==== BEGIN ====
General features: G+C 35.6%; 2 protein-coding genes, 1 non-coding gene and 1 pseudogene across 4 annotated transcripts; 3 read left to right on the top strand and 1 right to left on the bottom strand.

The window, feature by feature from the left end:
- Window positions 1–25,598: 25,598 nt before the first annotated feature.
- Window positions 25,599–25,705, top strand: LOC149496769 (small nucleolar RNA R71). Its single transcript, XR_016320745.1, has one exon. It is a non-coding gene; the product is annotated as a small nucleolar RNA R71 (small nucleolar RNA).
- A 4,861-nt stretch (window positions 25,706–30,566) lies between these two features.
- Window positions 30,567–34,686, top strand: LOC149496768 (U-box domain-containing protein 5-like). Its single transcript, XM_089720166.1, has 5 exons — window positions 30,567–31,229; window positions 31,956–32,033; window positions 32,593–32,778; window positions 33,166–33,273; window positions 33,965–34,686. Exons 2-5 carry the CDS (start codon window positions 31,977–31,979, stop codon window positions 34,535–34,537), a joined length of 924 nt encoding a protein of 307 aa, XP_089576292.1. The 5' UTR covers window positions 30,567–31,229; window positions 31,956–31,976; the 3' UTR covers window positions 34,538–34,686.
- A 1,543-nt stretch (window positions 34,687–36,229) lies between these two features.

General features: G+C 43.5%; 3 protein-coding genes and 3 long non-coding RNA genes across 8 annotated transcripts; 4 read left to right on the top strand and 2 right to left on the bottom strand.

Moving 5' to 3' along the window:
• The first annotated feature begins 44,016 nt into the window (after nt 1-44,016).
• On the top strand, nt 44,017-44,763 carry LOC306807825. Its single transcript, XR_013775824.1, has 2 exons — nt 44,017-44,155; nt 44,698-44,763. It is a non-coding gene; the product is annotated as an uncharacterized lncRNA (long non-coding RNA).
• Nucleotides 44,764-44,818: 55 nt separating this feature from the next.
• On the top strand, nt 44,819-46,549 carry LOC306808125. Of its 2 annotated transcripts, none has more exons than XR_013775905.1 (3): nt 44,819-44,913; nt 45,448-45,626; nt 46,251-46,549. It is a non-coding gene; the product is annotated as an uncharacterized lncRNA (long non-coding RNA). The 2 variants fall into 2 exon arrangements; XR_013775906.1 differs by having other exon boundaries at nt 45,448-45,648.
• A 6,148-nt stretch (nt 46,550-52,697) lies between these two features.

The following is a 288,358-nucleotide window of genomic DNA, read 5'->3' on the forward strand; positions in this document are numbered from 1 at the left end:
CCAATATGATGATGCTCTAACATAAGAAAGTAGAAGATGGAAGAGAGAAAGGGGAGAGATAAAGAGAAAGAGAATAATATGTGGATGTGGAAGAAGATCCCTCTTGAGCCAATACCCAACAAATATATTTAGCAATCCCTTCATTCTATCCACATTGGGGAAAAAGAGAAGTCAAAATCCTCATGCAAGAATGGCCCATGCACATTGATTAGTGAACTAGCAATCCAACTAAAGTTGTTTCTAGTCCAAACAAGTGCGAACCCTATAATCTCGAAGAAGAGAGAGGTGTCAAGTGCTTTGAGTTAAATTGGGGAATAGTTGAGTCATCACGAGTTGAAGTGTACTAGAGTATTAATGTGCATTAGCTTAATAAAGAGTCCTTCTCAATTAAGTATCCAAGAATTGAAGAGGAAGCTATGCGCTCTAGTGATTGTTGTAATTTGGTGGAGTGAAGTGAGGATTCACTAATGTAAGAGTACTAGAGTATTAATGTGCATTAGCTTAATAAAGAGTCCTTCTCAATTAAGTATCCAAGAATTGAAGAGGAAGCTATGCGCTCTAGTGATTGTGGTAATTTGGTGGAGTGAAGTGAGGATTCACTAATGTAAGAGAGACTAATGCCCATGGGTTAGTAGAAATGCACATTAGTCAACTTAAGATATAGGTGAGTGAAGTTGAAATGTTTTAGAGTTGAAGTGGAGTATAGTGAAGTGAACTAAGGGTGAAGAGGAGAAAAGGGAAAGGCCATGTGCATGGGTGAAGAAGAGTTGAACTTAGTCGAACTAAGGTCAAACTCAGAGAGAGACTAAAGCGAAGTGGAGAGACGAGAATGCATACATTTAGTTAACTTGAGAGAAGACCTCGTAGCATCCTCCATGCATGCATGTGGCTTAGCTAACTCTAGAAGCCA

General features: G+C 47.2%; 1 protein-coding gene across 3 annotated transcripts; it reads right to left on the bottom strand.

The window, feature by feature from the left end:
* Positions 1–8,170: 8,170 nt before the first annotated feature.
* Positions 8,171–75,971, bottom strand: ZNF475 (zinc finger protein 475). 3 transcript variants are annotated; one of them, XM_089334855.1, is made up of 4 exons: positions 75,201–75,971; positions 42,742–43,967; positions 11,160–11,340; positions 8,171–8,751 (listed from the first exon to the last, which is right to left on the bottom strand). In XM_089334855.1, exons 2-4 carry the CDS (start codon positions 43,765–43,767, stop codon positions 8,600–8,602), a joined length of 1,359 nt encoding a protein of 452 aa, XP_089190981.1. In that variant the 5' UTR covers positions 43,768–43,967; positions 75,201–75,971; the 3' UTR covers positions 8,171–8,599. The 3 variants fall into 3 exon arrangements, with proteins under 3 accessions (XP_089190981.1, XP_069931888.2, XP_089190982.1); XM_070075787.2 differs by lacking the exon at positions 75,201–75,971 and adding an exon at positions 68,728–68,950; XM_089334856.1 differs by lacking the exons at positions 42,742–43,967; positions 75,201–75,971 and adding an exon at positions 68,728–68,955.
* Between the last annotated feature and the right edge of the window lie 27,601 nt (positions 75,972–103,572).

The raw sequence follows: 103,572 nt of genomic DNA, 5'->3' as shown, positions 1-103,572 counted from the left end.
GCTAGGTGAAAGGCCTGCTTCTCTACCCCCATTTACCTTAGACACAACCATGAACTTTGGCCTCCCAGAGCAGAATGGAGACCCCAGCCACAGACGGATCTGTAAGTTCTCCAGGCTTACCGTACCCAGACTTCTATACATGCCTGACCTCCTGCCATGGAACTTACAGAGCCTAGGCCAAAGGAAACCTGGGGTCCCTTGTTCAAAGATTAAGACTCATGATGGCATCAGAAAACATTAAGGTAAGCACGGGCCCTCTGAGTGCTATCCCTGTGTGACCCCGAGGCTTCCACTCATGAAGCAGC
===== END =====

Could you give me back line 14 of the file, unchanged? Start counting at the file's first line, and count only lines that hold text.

• A 6,148-nt stretch (nt 46,550-52,697) lies between these two features.